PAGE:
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October 5, 2022

California Gov. Gavin Newsom’s Rap Lyrics Hypocrisy

By Larry Keane

California’s Democratic Gov. Gavin Newsom was quick to sign a law that banned any advertising that could potentially be attractive to youths. Gun ads, he believes, might warp young minds. He is whistling a different tune, though, when it comes to rap lyrics. Turns out, any mention of violence, crime or lawlessness is just fine.

Gov. Newsom sees himself as the arbiter of First Amendment-protected free speech. In his mind, it is the lawful firearm industry – and any advertising related to youth hunting or shooting sports – that is responsible for the gun crimes committed by criminals in California where his district attorneys refuse to prosecute. Words matter to Gov. Newsom, except when they happen to be rap lyrics.

Preferred Speech

Gov. Newsom hosted a video bill signing for AB 2799 and was joined by several hip hop artists. The bill, titled the Decriminalizing Artistic Expression Act, prevents prosecutors from using violent and descriptive rap music lyrics in criminal court cases against criminals who have broken the law. In addition, AB 2799, requires “a court, in a criminal proceeding where a party seeks to admit as evidence a form of creative expression, to consider specified factors when balancing the probative value of that evidence against the substantial danger of undue prejudice.”

“Artists of all kinds should be able to create without the fear of unfair and prejudicial prosecution,” Gov. Newsom said. “California… is taking a nation-leading role to protect creative expression and ensure that artists are not criminalized under biased policies.”

Those following the governor’s castigation of free expression by the firearm industry might by suffering cognitive dissonance. There certainly is plenty of non-violent rap music, but it is no secret that much of it also contains violent, descriptive language. Crimes are bragged about, including criminal firearm misuse against law enforcement.

To Gov. Newsom, these are “artistic creative expression” and should be protected by the law. Commercial free speech by gun manufacturers, not so much.

Criminalizing Kids

Gov. Newsom previously signed AB 2571, as “a way to save lives by banning firearms advertising to children.” He released a video while holding a .22-caliber rifle, pointing it at the cameraman, laughably calling the firearm a “weapon of war” and decrying the firearm industry for “openly marketing” the lawful firearm.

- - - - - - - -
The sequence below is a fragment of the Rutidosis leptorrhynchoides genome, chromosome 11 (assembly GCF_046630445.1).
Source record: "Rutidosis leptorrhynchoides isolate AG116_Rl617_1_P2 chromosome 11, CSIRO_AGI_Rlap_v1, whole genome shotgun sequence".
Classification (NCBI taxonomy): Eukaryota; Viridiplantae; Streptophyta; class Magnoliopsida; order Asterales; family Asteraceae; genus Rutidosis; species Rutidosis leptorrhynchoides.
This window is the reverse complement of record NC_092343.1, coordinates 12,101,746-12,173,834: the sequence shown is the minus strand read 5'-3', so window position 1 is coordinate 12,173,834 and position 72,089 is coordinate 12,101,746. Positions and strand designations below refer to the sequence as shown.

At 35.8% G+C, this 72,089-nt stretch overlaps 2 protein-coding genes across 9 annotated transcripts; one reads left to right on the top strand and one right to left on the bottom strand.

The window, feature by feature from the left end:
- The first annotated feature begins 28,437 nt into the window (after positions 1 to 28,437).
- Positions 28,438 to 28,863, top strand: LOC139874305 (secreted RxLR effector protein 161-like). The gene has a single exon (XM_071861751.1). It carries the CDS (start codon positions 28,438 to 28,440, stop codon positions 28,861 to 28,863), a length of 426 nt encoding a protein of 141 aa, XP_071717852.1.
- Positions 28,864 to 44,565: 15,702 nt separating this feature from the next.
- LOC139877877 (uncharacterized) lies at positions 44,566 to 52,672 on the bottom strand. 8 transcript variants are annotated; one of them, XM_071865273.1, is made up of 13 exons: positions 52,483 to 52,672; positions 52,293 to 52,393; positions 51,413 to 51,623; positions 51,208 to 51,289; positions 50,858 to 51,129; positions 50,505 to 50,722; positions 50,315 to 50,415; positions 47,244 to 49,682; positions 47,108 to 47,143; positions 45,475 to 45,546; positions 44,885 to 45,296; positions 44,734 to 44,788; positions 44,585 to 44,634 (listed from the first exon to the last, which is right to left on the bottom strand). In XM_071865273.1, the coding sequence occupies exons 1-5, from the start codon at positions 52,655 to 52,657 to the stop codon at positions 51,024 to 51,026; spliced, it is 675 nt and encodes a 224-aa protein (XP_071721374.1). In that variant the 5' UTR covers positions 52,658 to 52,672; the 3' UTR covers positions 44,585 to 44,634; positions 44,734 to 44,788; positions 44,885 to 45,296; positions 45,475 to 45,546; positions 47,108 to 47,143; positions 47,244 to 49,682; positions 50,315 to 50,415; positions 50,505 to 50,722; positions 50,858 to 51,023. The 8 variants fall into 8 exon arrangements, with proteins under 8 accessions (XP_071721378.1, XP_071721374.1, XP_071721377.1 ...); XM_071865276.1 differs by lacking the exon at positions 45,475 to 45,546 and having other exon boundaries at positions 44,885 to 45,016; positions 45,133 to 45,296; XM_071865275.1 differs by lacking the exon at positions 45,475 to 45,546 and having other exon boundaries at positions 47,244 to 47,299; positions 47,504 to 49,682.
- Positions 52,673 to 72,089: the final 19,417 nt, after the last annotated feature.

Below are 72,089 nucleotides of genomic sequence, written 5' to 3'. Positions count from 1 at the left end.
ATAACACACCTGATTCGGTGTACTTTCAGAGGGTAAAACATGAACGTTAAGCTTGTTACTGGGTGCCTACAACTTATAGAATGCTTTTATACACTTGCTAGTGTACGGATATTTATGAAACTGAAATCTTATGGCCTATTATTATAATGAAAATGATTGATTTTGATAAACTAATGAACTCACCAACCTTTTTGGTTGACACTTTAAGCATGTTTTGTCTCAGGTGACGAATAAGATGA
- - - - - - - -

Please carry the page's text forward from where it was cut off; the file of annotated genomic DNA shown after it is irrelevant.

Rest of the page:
It is an absurd line of attack against the firearm industry by Gov. Newsom. To him rap lyrics are fine and the artist should be protected. “Of course it’s not their fault if someone else acts out the violence they describe in their music.” Firearm manufacturers, though, are held responsible for criminal violence in California because they advertise to parents and adults about youth hunting and shooting sports.

For gun control schemers, their message is clear. Only some creative or artistic expression is worthy of legal protections, but not all. Violent rap lyrics qualify. Nonviolent firearm advertisements do not.

Youth Safety

Gov. Newsom youth hunting and shooting sports advertising ban had a near-immediate impact. The California State High School Clay Target League folded up shop after the bill became law. The program cited the possibility of facing $25,000 civil fines on “firearm industry members” advertising “any firearms-related product” in a way that could be seen as “appealing to minors.” The group regularly advertises target shooting competitions and trainings to members and prospective members.

Gov. Newsom recently signed AB 160, to allow for firearm safety, “communication offering or promoting any firearm safety program, hunting safety or promotional program” as well as membership in youth shooting leagues or clubs.

For Gov. Newsom, some creative speech is perfectly acceptable, even if violent, descriptive and dangerous and should be protected. Other creative free speech that is neither false, misleading, deceptive nor immoral is abhorrent and unacceptable and should be punished and banned.

The difference is not based on principles – it is just Gov. Newsom’s gun control bias.

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